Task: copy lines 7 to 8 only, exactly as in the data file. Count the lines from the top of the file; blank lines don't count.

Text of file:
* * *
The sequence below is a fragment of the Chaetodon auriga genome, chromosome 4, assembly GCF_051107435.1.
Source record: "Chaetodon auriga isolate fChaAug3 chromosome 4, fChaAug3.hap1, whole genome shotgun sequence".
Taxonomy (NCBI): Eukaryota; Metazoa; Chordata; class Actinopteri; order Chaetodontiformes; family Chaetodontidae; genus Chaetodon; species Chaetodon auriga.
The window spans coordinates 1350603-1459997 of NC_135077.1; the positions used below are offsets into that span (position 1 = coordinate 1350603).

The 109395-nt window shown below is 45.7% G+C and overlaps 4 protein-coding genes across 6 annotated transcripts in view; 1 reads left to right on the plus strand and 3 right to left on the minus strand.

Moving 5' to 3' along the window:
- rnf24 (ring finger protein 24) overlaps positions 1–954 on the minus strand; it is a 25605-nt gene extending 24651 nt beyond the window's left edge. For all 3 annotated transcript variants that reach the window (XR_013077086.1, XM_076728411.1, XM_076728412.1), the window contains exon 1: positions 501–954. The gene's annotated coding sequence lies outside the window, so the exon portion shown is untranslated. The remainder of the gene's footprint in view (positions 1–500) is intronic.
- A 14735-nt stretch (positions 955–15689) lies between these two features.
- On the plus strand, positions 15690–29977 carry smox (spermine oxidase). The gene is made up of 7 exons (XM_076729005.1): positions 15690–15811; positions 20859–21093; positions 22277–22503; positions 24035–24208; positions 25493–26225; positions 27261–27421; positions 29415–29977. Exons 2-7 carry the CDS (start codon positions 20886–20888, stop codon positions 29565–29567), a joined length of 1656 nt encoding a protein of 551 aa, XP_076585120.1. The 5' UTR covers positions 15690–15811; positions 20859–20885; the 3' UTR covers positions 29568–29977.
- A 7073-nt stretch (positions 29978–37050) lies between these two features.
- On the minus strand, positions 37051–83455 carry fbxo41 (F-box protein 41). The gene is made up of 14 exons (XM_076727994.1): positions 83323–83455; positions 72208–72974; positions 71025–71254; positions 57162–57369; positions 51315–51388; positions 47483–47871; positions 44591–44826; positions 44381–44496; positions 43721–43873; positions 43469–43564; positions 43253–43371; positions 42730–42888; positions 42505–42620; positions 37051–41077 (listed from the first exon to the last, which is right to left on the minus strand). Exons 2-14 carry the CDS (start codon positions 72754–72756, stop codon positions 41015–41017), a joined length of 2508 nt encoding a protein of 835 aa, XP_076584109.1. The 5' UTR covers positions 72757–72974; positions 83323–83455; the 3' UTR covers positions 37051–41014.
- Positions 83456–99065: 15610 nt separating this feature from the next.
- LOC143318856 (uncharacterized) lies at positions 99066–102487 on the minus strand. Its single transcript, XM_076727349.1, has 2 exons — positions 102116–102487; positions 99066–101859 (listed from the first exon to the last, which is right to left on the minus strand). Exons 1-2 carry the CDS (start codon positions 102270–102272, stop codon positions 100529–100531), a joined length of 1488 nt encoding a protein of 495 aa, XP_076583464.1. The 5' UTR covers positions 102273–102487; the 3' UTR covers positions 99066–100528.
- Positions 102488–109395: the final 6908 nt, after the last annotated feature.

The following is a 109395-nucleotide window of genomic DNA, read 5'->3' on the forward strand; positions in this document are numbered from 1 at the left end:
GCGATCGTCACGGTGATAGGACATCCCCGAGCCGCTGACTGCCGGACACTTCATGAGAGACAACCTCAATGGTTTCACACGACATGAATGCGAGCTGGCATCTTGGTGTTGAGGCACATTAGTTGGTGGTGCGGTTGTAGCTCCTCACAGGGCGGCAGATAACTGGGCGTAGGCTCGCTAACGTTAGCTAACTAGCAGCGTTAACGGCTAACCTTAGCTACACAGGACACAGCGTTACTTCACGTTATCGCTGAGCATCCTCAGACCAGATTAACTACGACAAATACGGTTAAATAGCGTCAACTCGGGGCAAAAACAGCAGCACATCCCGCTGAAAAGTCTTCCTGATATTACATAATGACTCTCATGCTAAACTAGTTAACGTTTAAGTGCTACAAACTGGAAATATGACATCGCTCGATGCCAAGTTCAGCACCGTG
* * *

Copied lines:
- rnf24 (ring finger protein 24) overlaps positions 1–954 on the minus strand; it is a 25605-nt gene extending 24651 nt beyond the window's left edge. For all 3 annotated transcript variants that reach the window (XR_013077086.1, XM_076728411.1, XM_076728412.1), the window contains exon 1: positions 501–954. The gene's annotated coding sequence lies outside the window, so the exon portion shown is untranslated. The remainder of the gene's footprint in view (positions 1–500) is intronic.
- A 14735-nt stretch (positions 955–15689) lies between these two features.